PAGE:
I’m about to tell you a disturbing story which helps explain why Hillary Clinton could end up as the 2016 Democratic Party nominee over Bernie Sanders.
Mudslinging works. That’s because some mud usually sticks, no matter how filthy or detestable it is. We all say we hate “going negative.” Then, we eat it up. No one gets out of a spirited political race with a bleached white suit.
From Nixon to LBJ, from to Daley to JFK, from Bush swiftboating Kerry to Bush bullying McCain in South Carolina — history has taught us one simple and indisputable fact. Election victories often come down to doing whatever it takes to win.
Twisting what’s become a current popular political slogan — do “Black Oscars Matter?”
I believe the answer is — yes. The Academy Awards are widely perceived as one of society’s most important cultural benchmarks of racial equality, particularly on Black and White issues. Along with its consortium in politics and sports — including who occupies the Oval Office and Black starting quarterbacks in the National Football League (undeniably two major arenas where Blacks have broken down old barriers) — those we chose to recognize as icons in the entertainment industry may indicate some lingering collective biases.
Controversy erupted again last week when this year’s Academy Award nominations were announced. For the second consecutive year, no Blacks were nominated in any of the so-called major categories. Some Black activists and advocacy groups expressed outrage at what was perceived as not merely an oversight but an affront. A few celebrities even pledged to boycott the Oscars. Instead of discussing the most deserving nominees and celebrating artistic achievement in cinema, the movie industry’s alleged racial inequities have now taken center stage and captured much of the media’s attention. Clearly, this is not what Hollywood had in mind for the entertainment industry’s premier showcase event.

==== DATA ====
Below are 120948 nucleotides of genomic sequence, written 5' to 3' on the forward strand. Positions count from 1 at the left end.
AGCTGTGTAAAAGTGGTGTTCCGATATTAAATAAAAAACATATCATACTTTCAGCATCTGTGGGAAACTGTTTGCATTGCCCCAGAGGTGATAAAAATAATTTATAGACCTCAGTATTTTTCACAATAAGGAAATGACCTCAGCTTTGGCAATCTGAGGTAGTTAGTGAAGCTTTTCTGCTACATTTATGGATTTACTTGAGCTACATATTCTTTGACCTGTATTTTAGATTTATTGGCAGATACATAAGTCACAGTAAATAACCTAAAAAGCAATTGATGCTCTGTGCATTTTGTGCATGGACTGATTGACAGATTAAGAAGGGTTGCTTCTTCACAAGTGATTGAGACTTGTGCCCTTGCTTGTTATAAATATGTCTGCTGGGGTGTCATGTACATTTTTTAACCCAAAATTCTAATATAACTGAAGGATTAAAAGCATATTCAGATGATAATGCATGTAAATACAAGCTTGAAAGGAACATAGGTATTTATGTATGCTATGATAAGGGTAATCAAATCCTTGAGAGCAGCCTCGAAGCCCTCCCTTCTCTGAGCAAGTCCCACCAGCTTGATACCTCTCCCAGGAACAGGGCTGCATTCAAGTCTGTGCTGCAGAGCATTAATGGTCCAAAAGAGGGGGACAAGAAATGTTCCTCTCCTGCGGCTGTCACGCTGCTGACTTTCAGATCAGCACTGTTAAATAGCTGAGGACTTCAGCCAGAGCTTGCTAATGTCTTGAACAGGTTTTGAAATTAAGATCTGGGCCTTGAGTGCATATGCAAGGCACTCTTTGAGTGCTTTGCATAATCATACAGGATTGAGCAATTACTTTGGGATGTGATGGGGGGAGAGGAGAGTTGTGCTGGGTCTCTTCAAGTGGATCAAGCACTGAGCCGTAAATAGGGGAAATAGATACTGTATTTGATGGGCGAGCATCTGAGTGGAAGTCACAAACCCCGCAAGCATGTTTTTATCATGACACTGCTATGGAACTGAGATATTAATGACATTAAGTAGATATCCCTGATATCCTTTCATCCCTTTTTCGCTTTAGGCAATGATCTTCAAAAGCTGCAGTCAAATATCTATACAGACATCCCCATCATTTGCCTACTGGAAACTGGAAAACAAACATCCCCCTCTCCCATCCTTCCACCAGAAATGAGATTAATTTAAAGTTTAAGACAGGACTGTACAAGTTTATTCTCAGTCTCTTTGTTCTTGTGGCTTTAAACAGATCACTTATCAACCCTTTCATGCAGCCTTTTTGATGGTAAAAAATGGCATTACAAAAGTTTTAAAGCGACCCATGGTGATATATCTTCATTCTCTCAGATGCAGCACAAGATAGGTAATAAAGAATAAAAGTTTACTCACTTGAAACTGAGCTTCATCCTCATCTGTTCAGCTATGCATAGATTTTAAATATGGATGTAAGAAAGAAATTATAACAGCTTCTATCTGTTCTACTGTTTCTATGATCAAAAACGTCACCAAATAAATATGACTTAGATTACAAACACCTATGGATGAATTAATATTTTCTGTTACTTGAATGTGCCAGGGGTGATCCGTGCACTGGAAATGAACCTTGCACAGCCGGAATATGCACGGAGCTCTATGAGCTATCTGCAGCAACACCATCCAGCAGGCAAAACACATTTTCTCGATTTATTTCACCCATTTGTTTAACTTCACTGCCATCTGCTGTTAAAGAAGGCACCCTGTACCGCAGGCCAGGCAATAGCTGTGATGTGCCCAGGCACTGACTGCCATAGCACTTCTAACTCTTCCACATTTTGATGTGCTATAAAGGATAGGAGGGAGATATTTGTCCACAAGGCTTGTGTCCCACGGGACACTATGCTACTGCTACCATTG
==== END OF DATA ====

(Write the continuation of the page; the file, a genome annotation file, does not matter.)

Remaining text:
Do the protesters have a point? I believe the answer is — a little bit yes, but mostly no.
A puzzling void has emerged within the 2016 presidential race which is this: I can’t find a single voter who enthusiastically supports Hillary Clinton.
Oh, I’m sure they’re out there — in the millions. According to recent polls, she’s still the most popular candidate in terms of overall national support. The trouble is, I can’t identify a single soul by name who openly supports her. It’s sort of like trying to find someone who will admit they watch a bad television show. Call it a political closet case.
The questions are — could it simply be me? Or, could it be something else? Might Hillary Clinton have an enormous problem on her hands as the primary season gets underway?
Never in a million years did I think I’d type the following words: There’s a chance Donald Trump might become the next President of the United States.
As horrifying as that prospect still is to a majority of Americans, Trump now has a clear path to victory in the Republican primaries this spring, at the national convention held during the summer, and in the general election coming up next fall. Yes, it could happen.
Yesterday, I spent much of my day with the “Bernie Sanders for President” campaign here in Nevada. ]
My home state will hold its caucus on February 20th. That means “what happens in Vegas doesn’t necessarily stay in Vegas,” at least when it comes to having an impact on the party primaries and who ultimately gets nominated by both the Democrats and Republicans. As the first state in the West to hold a caucus, we really will have a voice here in Nevada about choosing the next president.
For those expecting a gushing article in support of Sen. Sanders, sorry — you won’t read that here. Instead, I’ll attempt to write about the sitting Vermont senator and Democratic presidential candidate as impartially as I can. Full Disclosure: I favor most of Sen. Sanders’ policies. I will almost certainly support him in the state caucus. Nonetheless, I’d like to give an unfiltered perspective of what attending a Bernie Sanders’ campaign rally is like.